When I first started working in the Platte Prairies as a graduate student in the early 1990’s, the area was experiencing some wet years. Groundwater levels were high, particularly in the spring and early summer, and I remember sloshing through meadows in hip waders trying to count birds and characterize vegetation structure. Don’t even get me started on the mosquitoes! My third season as a TNC employee was 1999, which started out wet, but then turned very dry in the mid-summer – and the ensuing drought lasted for about 5 years.
During that drought, I was more than a little worried about the prairies and wetlands I was in charge of restoring and managing. Watching the Platte River go dry and stay dry for months, taking the groundwater levels down with it, was hard to take. We were at the height of our prairie planting years at that point too, seeding 100 or more acres in each of many of those dry years, using high-diversity seed mixes we’d hand-harvested. There wasn’t much local experience with how plantings might (or might not!) establish in that kind of dry weather, so we and our partners overanalyzed and fretted quite a bit – needlessly, as it turned out.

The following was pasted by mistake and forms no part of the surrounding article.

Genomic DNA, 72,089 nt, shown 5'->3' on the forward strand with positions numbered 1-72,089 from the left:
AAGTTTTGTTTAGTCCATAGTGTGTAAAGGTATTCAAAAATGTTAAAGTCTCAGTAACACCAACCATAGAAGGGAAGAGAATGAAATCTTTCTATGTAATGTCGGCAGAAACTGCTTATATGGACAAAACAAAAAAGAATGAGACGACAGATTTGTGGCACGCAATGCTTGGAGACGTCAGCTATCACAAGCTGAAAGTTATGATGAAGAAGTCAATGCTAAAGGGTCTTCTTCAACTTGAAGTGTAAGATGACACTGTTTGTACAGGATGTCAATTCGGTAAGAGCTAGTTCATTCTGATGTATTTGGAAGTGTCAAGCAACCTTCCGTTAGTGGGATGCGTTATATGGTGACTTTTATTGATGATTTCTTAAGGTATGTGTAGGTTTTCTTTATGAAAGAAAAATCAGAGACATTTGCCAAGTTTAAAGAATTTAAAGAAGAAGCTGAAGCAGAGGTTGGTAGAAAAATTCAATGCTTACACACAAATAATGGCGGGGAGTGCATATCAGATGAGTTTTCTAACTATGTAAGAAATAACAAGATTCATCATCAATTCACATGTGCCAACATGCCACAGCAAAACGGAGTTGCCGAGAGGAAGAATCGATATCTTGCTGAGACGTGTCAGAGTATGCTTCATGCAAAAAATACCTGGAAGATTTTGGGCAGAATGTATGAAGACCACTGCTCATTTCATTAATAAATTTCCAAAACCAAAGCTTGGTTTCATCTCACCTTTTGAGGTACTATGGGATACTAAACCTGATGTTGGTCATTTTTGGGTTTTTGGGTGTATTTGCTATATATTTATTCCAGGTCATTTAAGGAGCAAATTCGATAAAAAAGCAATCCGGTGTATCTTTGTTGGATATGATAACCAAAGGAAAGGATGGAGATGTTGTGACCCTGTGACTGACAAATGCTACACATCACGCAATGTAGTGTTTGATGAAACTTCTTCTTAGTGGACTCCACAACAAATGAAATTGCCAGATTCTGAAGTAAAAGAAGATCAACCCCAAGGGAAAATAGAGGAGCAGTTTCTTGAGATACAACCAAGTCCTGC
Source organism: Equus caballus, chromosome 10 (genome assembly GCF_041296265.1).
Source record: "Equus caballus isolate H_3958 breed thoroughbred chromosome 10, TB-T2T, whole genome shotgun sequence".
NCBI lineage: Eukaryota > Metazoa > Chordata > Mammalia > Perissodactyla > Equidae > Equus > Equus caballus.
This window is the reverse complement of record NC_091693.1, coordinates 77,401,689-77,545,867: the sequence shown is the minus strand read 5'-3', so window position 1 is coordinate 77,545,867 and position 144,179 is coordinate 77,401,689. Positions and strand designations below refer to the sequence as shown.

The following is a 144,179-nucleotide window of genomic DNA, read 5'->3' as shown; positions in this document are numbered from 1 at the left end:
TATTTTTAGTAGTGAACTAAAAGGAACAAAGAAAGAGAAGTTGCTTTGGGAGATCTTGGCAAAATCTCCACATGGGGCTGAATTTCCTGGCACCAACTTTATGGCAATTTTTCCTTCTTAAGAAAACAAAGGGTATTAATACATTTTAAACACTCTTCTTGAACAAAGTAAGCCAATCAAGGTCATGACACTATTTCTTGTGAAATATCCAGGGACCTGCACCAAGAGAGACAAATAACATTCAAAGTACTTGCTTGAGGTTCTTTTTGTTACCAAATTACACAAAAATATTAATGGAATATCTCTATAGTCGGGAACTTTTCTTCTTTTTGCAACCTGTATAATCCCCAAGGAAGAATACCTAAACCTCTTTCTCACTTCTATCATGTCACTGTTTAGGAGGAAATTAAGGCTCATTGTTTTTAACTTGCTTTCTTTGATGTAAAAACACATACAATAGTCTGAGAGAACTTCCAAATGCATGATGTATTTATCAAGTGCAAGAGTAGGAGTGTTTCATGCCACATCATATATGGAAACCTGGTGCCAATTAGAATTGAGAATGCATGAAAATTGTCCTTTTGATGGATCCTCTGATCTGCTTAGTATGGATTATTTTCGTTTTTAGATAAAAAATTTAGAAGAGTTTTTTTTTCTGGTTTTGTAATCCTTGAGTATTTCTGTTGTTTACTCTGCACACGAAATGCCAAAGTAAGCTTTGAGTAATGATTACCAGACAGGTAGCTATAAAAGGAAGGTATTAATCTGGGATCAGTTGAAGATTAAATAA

All of our seedings from that drought period turned out just fine, though they established more slowly than we were used to. Our remnant prairies came through the drought years too. The grasses and wildflowers that wilted and died each hot dry summer kept re-emerging and growing again the next year. The Kentucky bluegrass that invaded the dried out swales in our meadows during the drought disappeared under a carpet of resurgent wetland sedges once the rains and groundwater returned.
Looking back on that multi-year drought makes this year much easier to take. Having seen firsthand evidence that my prairies can rebound from tough conditions means that I’m not wringing my hands as I walk through the dry crunchy grass this summer. I can pay attention to how plant species are reacting to the drought, and celebrate their individual coping strategies, instead of worrying about whether or not they’ll survive. Comparing what I’m seeing this year to what Weaver saw in 1934 makes it all the more fascinating.
Individual Plant Species Responses to Drought